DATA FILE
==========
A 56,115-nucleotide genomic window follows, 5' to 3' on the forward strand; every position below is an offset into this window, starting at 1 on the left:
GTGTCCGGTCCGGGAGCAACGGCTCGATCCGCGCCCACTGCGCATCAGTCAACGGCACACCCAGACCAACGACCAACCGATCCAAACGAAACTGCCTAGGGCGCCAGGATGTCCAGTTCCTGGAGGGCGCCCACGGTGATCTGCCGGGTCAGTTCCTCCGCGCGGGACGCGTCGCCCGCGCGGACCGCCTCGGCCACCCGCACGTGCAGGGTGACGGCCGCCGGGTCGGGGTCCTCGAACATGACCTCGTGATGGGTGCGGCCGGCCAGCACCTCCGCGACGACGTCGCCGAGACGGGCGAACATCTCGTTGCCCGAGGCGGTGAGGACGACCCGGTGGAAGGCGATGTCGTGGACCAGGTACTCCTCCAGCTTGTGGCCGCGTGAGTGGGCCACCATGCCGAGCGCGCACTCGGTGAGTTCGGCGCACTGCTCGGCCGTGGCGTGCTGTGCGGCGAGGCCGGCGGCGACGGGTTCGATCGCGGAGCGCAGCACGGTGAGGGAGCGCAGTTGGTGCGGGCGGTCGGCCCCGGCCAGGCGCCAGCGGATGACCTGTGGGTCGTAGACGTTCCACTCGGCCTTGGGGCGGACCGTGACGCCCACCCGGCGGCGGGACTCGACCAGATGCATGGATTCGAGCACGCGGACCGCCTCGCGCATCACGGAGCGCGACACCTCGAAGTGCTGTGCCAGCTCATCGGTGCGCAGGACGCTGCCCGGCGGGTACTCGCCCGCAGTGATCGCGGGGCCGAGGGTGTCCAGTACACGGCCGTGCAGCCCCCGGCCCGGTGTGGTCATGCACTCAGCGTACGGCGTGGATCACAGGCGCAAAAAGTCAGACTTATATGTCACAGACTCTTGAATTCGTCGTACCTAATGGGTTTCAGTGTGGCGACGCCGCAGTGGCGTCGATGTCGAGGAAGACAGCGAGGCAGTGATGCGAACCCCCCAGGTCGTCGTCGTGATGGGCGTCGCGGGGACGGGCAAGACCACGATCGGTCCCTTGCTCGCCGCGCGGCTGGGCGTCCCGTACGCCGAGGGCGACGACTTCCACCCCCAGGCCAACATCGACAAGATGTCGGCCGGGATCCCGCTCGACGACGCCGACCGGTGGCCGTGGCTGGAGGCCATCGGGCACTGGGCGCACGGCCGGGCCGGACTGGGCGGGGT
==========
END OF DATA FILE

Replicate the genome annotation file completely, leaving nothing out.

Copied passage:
A 56,115-nucleotide genomic window follows, 5' to 3' on the forward strand; every position below is an offset into this window, starting at 1 on the left:
GTGTCCGGTCCGGGAGCAACGGCTCGATCCGCGCCCACTGCGCATCAGTCAACGGCACACCCAGACCAACGACCAACCGATCCAAACGAAACTGCCTAGGGCGCCAGGATGTCCAGTTCCTGGAGGGCGCCCACGGTGATCTGCCGGGTCAGTTCCTCCGCGCGGGACGCGTCGCCCGCGCGGACCGCCTCGGCCACCCGCACGTGCAGGGTGACGGCCGCCGGGTCGGGGTCCTCGAACATGACCTCGTGATGGGTGCGGCCGGCCAGCACCTCCGCGACGACGTCGCCGAGACGGGCGAACATCTCGTTGCCCGAGGCGGTGAGGACGACCCGGTGGAAGGCGATGTCGTGGACCAGGTACTCCTCCAGCTTGTGGCCGCGTGAGTGGGCCACCATGCCGAGCGCGCACTCGGTGAGTTCGGCGCACTGCTCGGCCGTGGCGTGCTGTGCGGCGAGGCCGGCGGCGACGGGTTCGATCGCGGAGCGCAGCACGGTGAGGGAGCGCAGTTGGTGCGGGCGGTCGGCCCCGGCCAGGCGCCAGCGGATGACCTGTGGGTCGTAGACGTTCCACTCGGCCTTGGGGCGGACCGTGACGCCCACCCGGCGGCGGGACTCGACCAGATGCATGGATTCGAGCACGCGGACCGCCTCGCGCATCACGGAGCGCGACACCTCGAAGTGCTGTGCCAGCTCATCGGTGCGCAGGACGCTGCCCGGCGGGTACTCGCCCGCAGTGATCGCGGGGCCGAGGGTGTCCAGTACACGGCCGTGCAGCCCCCGGCCCGGTGTGGTCATGCACTCAGCGTACGGCGTGGATCACAGGCGCAAAAAGTCAGACTTATATGTCACAGACTCTTGAATTCGTCGTACCTAATGGGTTTCAGTGTGGCGACGCCGCAGTGGCGTCGATGTCGAGGAAGACAGCGAGGCAGTGATGCGAACCCCCCAGGTCGTCGTCGTGATGGGCGTCGCGGGGACGGGCAAGACCACGATCGGTCCCTTGCTCGCCGCGCGGCTGGGCGTCCCGTACGCCGAGGGCGACGACTTCCACCCCCAGGCCAACATCGACAAGATGTCGGCCGGGATCCCGCTCGACGACGCCGACCGGTGGCCGTGGCTGGAGGCCATCGGGCACTGGGCGCACGGCCGGGCCGGACTGGGCGGGGT